Where there are concerns that a child has suffered significant harm, a multi agency Strategy Meeting will be called within 2 working days of the allegation being made or received to decide whether an investigation by Children’s Social Care Services and / or the Police is required and if so, how it will be carried out. Ofsted will need to be informed of all allegations (see: Significant Events and Notifications - When I need to tell other people about things Procedure) and they will be invited to send a representative to any Strategy Meeting. Your Supervising Social Worker will also attend.

Any Strategy Meeting will also consider whether, due to the nature of the allegation, your own children should be considered as part of a Child Protection Conference.

You will be given the chance to respond to the allegation before a final decision is made about what action to take. Your views and opinions will be sought in any Assessment undertaken by the social worker dealing with the allegation.

The minutes of the Strategy Meeting and any relevant information will be held on your record. In some situations depending on the seriousness and nature of any allegation, the local authority may look for a new placement for the child and a decision may be made not to place any other children during the investigation and until there is an outcome to the investigation.

Your Supervising Social Worker will not be able to discuss all the details of the allegation with you during the investigation.

The fostering service provider will make sure you have information on the following:

  • How you will be supported whilst you are under investigation, including local arrangements for payments;
  • The address and contact telephone number of the independent agency who can provide you with support during the investigation;
  • Insurance arrangements for legal expenses.

Sometimes a child living with foster carers might make a false allegation of abuse. Possible reasons for this can include:

  • Misinterpreting an otherwise innocent action;
  • To bring attention to past or non recent abuse for the first time and because you or someone in the household is trusted;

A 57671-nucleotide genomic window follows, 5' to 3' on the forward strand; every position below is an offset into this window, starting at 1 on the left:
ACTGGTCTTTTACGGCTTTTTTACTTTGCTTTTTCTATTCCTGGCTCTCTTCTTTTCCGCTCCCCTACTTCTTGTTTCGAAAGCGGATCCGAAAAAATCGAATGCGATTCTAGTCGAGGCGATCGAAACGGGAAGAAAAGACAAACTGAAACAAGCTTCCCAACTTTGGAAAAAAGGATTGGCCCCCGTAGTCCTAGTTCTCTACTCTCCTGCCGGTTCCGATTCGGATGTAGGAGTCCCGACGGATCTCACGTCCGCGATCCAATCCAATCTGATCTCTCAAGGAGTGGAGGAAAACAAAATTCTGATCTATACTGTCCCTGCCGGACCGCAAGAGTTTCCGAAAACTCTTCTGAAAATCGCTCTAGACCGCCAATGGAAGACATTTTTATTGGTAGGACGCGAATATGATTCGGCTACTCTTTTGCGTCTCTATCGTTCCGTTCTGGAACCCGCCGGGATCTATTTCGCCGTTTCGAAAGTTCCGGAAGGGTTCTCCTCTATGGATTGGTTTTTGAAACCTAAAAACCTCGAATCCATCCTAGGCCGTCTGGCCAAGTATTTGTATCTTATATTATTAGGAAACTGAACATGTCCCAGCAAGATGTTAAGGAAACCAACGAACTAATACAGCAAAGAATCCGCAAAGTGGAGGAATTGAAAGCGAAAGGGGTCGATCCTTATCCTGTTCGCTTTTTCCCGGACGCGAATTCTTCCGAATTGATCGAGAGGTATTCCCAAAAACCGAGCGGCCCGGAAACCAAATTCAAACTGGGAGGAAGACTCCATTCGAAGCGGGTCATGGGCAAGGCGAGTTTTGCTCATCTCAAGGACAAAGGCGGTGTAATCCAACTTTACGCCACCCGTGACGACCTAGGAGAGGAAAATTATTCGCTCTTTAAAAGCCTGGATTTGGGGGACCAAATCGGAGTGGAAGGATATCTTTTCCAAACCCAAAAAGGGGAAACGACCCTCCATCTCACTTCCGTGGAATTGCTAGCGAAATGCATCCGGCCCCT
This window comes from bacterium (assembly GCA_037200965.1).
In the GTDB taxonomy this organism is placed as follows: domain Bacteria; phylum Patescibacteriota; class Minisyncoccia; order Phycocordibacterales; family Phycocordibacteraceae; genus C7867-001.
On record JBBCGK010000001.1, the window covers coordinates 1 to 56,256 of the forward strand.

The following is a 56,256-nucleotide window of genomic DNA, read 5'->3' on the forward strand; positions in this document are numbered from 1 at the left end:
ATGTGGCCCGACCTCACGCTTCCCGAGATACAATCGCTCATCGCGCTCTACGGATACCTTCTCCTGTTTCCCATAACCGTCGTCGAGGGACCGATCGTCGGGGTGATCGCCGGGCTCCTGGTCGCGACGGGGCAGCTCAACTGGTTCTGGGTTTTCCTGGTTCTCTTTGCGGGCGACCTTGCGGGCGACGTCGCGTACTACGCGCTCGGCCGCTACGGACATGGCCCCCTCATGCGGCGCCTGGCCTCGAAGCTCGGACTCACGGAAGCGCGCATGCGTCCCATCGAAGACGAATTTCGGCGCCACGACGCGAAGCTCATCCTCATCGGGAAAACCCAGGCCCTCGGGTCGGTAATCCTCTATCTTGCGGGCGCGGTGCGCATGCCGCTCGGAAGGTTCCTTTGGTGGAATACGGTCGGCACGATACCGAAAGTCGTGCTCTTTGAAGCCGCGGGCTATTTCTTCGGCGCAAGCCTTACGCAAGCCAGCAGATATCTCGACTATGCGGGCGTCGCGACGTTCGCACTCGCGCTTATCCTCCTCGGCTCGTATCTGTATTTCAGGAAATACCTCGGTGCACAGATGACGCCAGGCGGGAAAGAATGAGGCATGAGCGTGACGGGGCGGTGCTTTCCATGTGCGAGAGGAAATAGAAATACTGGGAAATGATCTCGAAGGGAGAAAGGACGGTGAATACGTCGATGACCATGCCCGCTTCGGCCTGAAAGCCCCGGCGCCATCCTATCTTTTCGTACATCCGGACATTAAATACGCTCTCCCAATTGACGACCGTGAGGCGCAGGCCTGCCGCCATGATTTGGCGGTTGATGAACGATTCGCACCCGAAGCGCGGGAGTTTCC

• As a way to have some control over their life which may seem out of control;
  • To express some anger or frustration (albeit inappropriately);
  • To bring an end to a foster placement.

In such situations, you should work alongside the child’s allocated social worker to identify any additional support which could be provided to the child.

The outcome of the investigation into the allegation may:

  • Recommend that the child is transferred to another placement on a short term or permanent basis;
  • Ask that a member of your household resides elsewhere, at least on a temporary basis. (Note that this will not include your child);
  • Identify additional training needs for you;
  • Recommend that the Fostering Panel considers your approval category or considers your suitability to continue as a foster carer (see: Reviewing My Approval and Appeals Procedure).

If a child or other person tells you about any concerns they have in relation to another person, you should inform your Supervising Social Worker or the child’s social worker as soon as possible or within 24 hours. If you are concerned that the child is at immediate risk of harm, always contact the Police.

It is important to note that, although there may be insufficient evidence to support a Police prosecution in some cases, this does not mean that action cannot be taken to protect a child and the possible termination of your approval could be considered.

4. Dealing with Any Change of Status

See also: Reviewing My Approval and Appeals Procedure.

If, as a result of the investigation into any allegation, the Fostering Service identifies that you should no longer be a foster carer, or seeks to change your category of approval, and you are unhappy with this, you can challenge this decision by making a representation in writing within 28 days to the fostering service provider or the Independent Review Mechanism (IRM) (see: Prepare for a review panel: adopters and foster carers).